48ºF

How much use is VIA’s Park and Ride in Stone Oak getting?

VIA says current use of Stone Oak facility hindered by COVID-19 and construction

SAN ANTONIOEditor’s note: This content was created exclusively for KSAT Explains, a new, weekly streaming show that dives deep into the biggest issues facing San Antonio and South Texas. Watch past episodes here and download the free KSAT-TV app to stay up on the latest.

More than two years after it began operating, a “now open” sign still hangs from the side of a giant, 400-space parking garage at the corner of south Highway 281 and Stone Oak Parkway.

It almost seems to say to drivers zipping down Highway 281, “Hey, don’t forget about me.”

But even with the construction equipment and lane changes keeping drivers on their toes in that part of the city, the size of the garage and now its proximity to passing traffic means drivers certainly couldn’t forget about it. Neither could we.

So, we went to VIA with questions about how many passengers are using the garage, and what we learned might surprise you.

But let’s put this in reverse for a moment. The Stone Oak Park and Ride facility opened in June 2018 as a place where drivers can park their car and hop on a VIA bus that ran two routes throughout the city: one into downtown and one to the Medical Center.

A VIA spokesperson told KSAT in an email, “these routes were designed to provide faster, more direct access to major job and activity centers for commuters, workers, students, and people accessing jobs and critical services.”

Since its opening, construction to expand Highway 281 has taken over north of Loop 1604. The park and ride garage was built proactively to be ready for buses to have direct access when the expansion is complete, said VIA President and CEO, Jeffrey Arndt.

“It will go over the southbound lanes and then it will drop into the center lanes, which is where the high occupancy vehicle service would be,” Arndt said. “And then on the return, obviously, it would ramp up from the center lane over the southbound lanes again and into the transit center. It’s a direct connector.”

The proactive approach, Arndt adds, was also a fiscal one.

It cost $4.5 million to buy the land, according to VIA, which was paid for using bond funds.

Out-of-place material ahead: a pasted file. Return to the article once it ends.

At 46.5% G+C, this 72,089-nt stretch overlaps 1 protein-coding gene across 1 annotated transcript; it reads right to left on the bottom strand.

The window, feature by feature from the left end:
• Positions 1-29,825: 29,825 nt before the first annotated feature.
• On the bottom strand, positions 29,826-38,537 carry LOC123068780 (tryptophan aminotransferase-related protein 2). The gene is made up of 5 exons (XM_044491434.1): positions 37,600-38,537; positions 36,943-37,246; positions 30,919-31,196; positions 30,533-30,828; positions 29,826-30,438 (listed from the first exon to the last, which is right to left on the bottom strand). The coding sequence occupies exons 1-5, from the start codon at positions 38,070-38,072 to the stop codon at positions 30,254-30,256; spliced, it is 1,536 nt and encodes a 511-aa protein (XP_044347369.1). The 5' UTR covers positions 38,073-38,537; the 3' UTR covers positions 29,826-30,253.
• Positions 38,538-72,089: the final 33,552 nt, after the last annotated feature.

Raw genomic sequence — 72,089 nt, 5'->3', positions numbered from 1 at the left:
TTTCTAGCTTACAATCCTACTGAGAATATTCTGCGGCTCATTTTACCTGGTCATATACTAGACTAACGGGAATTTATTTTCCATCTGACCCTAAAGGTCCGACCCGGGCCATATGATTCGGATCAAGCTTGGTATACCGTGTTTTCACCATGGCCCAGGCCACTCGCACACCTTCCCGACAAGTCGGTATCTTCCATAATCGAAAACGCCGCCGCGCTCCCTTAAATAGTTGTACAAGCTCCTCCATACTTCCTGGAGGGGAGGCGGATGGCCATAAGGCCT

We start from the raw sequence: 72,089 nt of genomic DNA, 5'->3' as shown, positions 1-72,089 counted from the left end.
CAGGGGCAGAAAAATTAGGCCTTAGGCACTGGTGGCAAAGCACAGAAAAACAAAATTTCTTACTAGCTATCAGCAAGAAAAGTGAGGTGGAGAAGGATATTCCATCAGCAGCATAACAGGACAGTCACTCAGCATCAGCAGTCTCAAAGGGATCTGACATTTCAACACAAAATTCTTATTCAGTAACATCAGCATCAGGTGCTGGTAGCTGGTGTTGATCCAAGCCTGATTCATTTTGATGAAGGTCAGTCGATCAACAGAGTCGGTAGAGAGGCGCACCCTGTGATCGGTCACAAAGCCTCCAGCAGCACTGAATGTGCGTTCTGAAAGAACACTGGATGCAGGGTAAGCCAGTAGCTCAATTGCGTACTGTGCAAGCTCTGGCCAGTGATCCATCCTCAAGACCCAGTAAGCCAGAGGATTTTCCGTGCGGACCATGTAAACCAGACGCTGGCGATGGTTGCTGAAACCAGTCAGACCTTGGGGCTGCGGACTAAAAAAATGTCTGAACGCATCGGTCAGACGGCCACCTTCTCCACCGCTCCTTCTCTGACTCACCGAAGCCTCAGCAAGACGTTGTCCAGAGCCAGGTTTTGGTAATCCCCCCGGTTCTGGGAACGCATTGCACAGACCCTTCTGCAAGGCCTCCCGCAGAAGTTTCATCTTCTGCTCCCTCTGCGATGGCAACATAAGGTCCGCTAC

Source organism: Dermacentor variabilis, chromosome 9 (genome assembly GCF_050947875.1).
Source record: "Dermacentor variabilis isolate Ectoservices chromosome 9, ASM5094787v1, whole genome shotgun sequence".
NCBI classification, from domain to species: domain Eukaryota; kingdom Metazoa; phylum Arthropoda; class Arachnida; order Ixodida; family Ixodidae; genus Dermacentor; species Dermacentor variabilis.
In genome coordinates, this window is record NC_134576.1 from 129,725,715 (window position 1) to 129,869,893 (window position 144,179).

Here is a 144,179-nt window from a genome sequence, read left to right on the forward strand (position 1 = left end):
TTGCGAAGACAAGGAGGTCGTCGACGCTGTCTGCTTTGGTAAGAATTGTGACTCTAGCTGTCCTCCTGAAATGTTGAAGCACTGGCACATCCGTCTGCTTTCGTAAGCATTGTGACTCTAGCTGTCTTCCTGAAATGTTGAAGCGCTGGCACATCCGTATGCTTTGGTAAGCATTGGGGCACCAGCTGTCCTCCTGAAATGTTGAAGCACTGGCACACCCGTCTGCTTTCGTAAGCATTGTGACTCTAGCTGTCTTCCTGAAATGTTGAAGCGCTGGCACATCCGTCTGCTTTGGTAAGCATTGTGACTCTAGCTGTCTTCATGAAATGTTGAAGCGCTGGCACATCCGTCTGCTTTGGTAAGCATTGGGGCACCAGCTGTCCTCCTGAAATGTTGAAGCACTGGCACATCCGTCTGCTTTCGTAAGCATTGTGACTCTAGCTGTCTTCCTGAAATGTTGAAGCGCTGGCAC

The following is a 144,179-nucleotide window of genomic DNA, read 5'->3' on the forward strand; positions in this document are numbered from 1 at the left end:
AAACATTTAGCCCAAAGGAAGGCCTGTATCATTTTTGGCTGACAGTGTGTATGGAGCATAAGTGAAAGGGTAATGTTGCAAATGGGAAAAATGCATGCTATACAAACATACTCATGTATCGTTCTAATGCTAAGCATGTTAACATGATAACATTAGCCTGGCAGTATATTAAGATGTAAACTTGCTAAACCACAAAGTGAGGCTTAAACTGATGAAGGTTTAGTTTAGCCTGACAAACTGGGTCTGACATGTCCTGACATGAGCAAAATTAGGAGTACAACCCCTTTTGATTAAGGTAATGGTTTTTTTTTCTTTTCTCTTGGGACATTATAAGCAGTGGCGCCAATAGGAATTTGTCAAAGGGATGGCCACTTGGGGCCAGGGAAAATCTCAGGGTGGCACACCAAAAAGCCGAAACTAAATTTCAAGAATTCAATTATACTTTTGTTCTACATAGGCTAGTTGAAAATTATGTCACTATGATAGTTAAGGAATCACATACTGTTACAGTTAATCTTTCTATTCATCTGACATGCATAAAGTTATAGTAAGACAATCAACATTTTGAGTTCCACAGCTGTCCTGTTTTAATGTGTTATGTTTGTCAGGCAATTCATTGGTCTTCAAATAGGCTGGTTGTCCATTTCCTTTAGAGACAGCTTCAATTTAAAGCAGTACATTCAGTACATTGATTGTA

The price tag to build the garage totaled $20.6 million, 80 percent of which came from state or federal grants that were available at the time.

“If taking advantage of 80 percent outside funding and being ready in advance is the wrong thing to do, then I will confess that I did something wrong,” Arndt said. “But I don’t think it’s wrong.”

Since its 2018 opening and before the pandemic hit, when VIA temporarily halted the route into downtown due to COVID-19, VIA says buses transported passengers 275,000 times from the Stone Oak garage.

That’s an average of about 520 per day.

While easing traffic congestion and giving drivers more transportation options are both goals of providing the park and ride service, Arndt adds that creating access to employment opportunities is a goal the transit agency is already seeing realized.

“A third of the people that rode that service before had incomes below poverty level. And so clearly, they were more likely going to Stone Oak for work, for a job and not necessarily from Stone Oak to get into town,” Arndt said. “I think that’s a wonderful thing. People can get employment. And that’s why that will be a mobility hub and tied to mobility on demand, which will give them a lot more convenient access to all the employment opportunities. From an employer’s perspective, their employment market greatly opens.”

VIA says ridership has decreased because of the pandemic and highway construction, but the agency expects passengers to return.

We asked Arndt if the transit agency also expects to see increased use by residents of Stone Oak, an area that hasn’t seen much buy-in when it comes to mass transit in the past.

Ardnt said yes, based on similarities seen in suburban communities of Houston.

“People that live in the Woodlands or people that live in Kingwood or Sugarland or Katy, communities much like Stone Oak, right? Communities that are not comprised of what we would consider the traditional transit rider,” Arndt said. “When those kinds of investments that gave a travel time and reliability benefit to use of high occupancy vehicles were present, the demand just mushrooms.”

You can watch the full episode of KSAT Explains: Transportation in San Antonio below.


About the Authors: